Stann knew he was representing something larger than himself in his fight with Santiago, and he did not shrink to the challenge, scoring a second-round TKO after beating his opponent to the punch -- and especially the kick -- all fight long.

Stann (11-3) was a step ahead the whole way, but it wasn't until late in the second round that he seized full control. He landed a straight right that sent Santiago (23-9) onto his back, and followed with six right hands before referee Herb Dean jumped in to push Stann away at 4:29.

"It means so much to win today," Stann said. Then he turned the focus away from himself, saying, "The attention that's bestowed upon me is misdirected. It belongs to the active military personnel and those who lost their lives fighting for this country."

Turf battle goes to the ground: Fighting in the hometown they share, after training in a gym where they also share time, Frank Mir and Roy Nelson had more than Vegas bragging rights on the line in their heavyweight fight. Both have championship ambitions, of course, and each fancies himself a well-rounded fighter who's as dangerous on the mat as he is on his feet.

In Nelson's case, any advantage he had in well-roundedness was only in physique, as Mir stood up to the standup of "Big Country" and continually took him down and controlled position on the mat, on the way to a unanimous-decision win. Mir was successful on six of eight takedowns, CompuStrike stats tell us, and three times had dominant poisition.

"Wrestling was my main focus in this camp," said Mir (15-5), "and I think it worked out well for me tonight." Nelson (15-6) didn't disagree, saying, "His wrestling was something I wasn't expecting. And I just got tired."

Reaching higher and higher: Over the course of four minutes and 11 seconds, Travis Browne grew up.

At 6-foot-7, Browne hasn't heard that kind of talk for a long time. But in the early going of his heavyweight bout against Stefan Stuve, he looked like a small man. Struve can do that to you, as he stands 6-11. He also has the second-longest reach in the UFC, at 83 inches, which allows him to remain (relatively) safely outside the striking range of many fighters. For Browne, this was something new to deal with.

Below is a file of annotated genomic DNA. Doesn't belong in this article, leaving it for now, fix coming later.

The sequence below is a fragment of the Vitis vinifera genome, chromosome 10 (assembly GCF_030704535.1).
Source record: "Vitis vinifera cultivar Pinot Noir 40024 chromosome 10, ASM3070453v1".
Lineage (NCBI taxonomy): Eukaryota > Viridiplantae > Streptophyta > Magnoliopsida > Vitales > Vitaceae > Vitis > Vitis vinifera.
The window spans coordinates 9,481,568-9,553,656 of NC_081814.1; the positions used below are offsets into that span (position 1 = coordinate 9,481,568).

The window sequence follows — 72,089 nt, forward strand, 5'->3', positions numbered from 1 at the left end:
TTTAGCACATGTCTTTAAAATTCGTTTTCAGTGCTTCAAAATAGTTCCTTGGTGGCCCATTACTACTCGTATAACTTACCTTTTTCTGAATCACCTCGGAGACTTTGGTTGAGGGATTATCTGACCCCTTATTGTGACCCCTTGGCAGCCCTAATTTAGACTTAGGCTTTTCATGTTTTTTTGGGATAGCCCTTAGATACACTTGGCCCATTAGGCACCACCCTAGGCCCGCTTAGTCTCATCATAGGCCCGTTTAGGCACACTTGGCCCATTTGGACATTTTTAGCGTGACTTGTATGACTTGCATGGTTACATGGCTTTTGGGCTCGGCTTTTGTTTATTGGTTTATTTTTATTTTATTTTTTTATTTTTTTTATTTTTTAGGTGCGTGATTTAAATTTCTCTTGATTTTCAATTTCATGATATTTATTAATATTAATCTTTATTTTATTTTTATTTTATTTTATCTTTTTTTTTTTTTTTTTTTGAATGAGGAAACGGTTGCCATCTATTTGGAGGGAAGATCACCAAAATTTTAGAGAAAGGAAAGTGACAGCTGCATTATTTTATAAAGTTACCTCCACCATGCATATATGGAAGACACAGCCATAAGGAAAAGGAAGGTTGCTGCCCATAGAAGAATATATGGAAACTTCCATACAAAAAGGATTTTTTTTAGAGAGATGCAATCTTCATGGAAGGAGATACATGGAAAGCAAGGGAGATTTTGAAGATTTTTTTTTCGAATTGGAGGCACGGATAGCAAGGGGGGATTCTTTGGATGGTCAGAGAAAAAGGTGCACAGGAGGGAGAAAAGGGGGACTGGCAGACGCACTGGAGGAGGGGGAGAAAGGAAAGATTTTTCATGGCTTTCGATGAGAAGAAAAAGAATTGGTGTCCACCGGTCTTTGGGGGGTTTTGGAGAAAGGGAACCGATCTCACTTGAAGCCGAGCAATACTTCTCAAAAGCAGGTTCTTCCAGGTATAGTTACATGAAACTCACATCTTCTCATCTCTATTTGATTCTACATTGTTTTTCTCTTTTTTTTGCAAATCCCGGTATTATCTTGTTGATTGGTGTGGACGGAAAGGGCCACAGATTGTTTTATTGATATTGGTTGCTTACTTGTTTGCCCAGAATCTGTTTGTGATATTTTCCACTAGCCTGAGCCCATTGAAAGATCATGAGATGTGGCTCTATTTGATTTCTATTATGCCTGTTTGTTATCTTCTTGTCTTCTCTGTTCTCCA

It took Browne a while, as Struve controlled distance and landed the better blows for much of the first round. Even after Browne scored a takedown, Struve was the one looking for a finish, locking in a couple of chokes.

But then Brown escaped the submission attempt and climbed to his feet, it was as if he'd unlocked a secret that he'd never before explored: In order to reach a guy so long and far away, you've got to move forward. Browne did just that, tagged Struve with a couple of punches that sent him backward, then dropped the Dutchman with a superman punch for a KO at 4:11 of the first round to remain unbeaten (11-0-1).

"He's been hit hard before, but I believe I'm the only one to ever put him out like that," Browne said of Struve (21-5). "I think I'm in the mix now in the heavyweight division. A few more wins and I think I can find myself in the top five of this division."

The Story was not Alves: Midway through the first round, with Rick Story swarming Thiago Alves against the cage, the thought occurred that maybe this was another example of Alves showing up for a fight depleted by a weight cut. But pretty soon it became apparent that that was not Alves' problem. Story was. He's a relentless and powerful middleweight.

Story (13-3) won his sixth straight fight, and 12th in his last 13, by punishing Alves (23-9) with an aggressive clinch game, insistent takedowns and a tight standup, earning 29-28 scores on the cards of all three judges.

It looked a little like a reincarnation of Randy Couture's MMA career as Story did his dirty work along the cage for the better part of the first two rounds, before a desperate Alves stepped up his aggression in the final round. The Brazilian caught Story coming in with a knee to the chin early in the third, and landed some shots right afterward, but was unable to turn the fight his way with the dramatic finish he needed. Story never wavered, kept working at close quarters and countered Alves to the end.

"My goal was to be explosive, because I think that's his kryptonite," Story said. "I wanted to stay on him and let him know that I wasn't going anywhere."